• tenant subordination agreements (might not be needed if already addressed in the lease; lender will NEVER accept liability for anything arsising prior to lender acquiring full legal title to the project)
  • impact of oil, gas and other mineral interests (merely relying upon local drilling ordinances could be risky)

Every list, of course, should end with a statement that “this list is not an exhaustive listing.” In future postings, I’ll list other topics.  Right now you can locate other topics by using  the “search” function (near the top of the page) to look for information and my perspective on other issues. If you want to dig even deeper, “click” on the “Resources” tab (near the top of the page) for instructions on accessing Winstead’s on-line training and presentation materials. Again, use the comment field below to list some of our favorite topics.

Last month, the Office of the Comptroller of the Currency published the Commercial Real Estate Lending handbook (August 2013).  The 128 page handbook gives guidance to bank examiners and bankers on risks inherent in commercial real estate (“CRE”) lending.  It replaces a 95 page version published in 1995 (and revised in 1998). For this new school year and since commerical real estae lending is increasing in the “recovering” economy, I expected the OCC’s CRE lending handbook to grade-out with an “A+.” Instead, it is a solid, gentleman’s “C.” Make that a fraternity “C.”

Your Company is in this picture, too!
And probably make that a “C” for your company, too.   Like the OCC’s handbook, in many companies there is a disconnect or chasm between the business platform and legal issues undergirding the platform.  The “C” grade is NOT limited to the OCC and the banking sector. The OCC’s Commercial Real Estate Lending handbook takes an inconsistent approach in the role or importance of basic legal issues as a subset of risk management.  The approach swings from:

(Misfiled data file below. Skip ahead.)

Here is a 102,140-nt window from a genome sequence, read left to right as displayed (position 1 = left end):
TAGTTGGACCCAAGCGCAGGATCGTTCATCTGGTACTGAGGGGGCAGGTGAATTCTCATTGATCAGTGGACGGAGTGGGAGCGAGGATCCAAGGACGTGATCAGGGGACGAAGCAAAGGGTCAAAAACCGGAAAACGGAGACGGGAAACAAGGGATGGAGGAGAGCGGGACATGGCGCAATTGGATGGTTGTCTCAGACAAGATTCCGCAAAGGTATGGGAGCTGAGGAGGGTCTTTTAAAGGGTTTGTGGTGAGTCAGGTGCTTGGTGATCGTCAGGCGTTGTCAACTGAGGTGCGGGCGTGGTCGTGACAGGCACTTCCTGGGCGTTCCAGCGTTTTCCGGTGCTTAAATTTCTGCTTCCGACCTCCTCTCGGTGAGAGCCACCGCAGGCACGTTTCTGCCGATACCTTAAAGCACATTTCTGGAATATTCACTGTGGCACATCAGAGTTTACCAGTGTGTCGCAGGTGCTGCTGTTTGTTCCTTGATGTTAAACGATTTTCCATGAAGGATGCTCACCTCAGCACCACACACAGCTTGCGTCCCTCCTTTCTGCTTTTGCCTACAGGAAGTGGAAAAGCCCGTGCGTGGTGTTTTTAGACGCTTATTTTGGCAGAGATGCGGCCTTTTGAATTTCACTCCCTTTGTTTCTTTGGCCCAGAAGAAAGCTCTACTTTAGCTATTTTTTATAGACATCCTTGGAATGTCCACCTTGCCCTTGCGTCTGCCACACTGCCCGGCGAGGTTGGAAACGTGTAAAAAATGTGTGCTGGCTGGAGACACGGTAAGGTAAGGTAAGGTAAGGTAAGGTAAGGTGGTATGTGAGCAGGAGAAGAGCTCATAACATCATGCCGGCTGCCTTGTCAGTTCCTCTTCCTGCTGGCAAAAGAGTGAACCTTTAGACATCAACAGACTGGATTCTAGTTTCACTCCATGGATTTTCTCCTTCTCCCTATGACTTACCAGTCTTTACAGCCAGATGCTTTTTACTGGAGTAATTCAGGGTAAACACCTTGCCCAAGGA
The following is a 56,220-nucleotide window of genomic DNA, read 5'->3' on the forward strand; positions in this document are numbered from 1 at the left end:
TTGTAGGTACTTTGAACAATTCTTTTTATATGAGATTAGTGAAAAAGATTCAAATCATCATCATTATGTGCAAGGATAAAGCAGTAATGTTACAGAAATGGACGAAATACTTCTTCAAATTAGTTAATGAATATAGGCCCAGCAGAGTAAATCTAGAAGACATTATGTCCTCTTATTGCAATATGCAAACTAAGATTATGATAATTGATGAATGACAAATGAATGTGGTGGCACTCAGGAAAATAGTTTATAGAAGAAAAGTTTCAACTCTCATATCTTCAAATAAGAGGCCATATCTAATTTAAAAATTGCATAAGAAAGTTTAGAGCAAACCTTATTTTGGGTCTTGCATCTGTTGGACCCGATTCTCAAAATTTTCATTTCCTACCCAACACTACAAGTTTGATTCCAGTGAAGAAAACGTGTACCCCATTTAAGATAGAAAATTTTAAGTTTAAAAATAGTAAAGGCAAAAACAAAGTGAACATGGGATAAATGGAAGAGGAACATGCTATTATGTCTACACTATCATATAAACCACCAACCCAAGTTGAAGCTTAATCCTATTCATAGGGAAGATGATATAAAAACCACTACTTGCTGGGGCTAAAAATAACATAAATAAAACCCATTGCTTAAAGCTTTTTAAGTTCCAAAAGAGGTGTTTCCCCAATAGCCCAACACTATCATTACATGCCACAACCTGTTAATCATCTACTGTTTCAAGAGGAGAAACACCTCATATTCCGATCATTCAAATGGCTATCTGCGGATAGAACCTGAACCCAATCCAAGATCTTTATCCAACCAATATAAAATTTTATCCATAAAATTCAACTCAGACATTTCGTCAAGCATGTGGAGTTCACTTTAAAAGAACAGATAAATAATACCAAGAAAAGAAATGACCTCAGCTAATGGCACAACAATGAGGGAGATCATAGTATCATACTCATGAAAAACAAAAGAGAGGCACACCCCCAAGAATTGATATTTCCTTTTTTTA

• “legal light”: a few topics list legal issues and mention lawyers, but the topics are limited in number –
    • in the context of environmental risks,  handbook lists specific legal issues (p. 71)
    • the term “counsel” appears 5 times:
      • in the review of (ground) lease documents  (p. 53)
      • in assessing environmental risks (p. 70)
      • in the review of loan docs and other agreements “to determine if the improvement” comply with applicable laws and restriction (p. 104)
      • in the review of takeout agreements (p.107)
      • in the review of completion insurance bonds (p. 108)
  • “I know it when I see it – but you have to guess what I see”: some topics include the use of the phrases “legally bound” and “legally enforceable,” but with no guidance on “how” an examiner or banker is to verify or arrive at these legal conclusion (assuming the examiner or banker is not an experienced commercial real estate lawyer) –
    • what do these phrases mean or require?  They are not defined in the Glossary (Appendix C). Are legal opinions required? Does this require hiring a lawyer? If “yes,” this sidesteps the reality that most Companies are seeking ways to spend LESS money on lawyers.
    • similarly, the handbook contains references to “appropriate” loan documentation and “loan documentation policies.”  Again, what do these phrases mean or require?  Broad generalizations give no guidance on loan document provisions, and are not helpful in addressing or mitigating risk.
  • neglect: most topics simply do not include any reference to anything legal –
    • maybe for purposes of the OCC handbook, legal issues simply are outside the scope of the OCC handbook.  If this is the OCC’s approach, then legal issues should be disclaimed, with no mention of legal issues.
    • one of my problems with this “neglect” approach is that it denies reality.  Legal issues are part of the DNA of safe and sound lending, and risk management.  Banks and the OCC acknowledtge this by spending millions of dollars on legal services.  Indeed, guidance might even help to control legal fees.

My expectation was that the handbook would give lists of “no” change provisions, or a list of legal topics that need to be addressed (with the ability of a bank to explain any deviation from the provisions or list). Clearly, either I misunderstand the uses of the handbook, or the OCC missed an opportunity to give more meaningful guidance. Perhaps the gentleman’s “C” is too gentle. In future posts, I’ll describe a few of my favorite “no-no change” provision, and give an overview on current legal topics covered at several recent seminars. Please post your comments and perspectives below.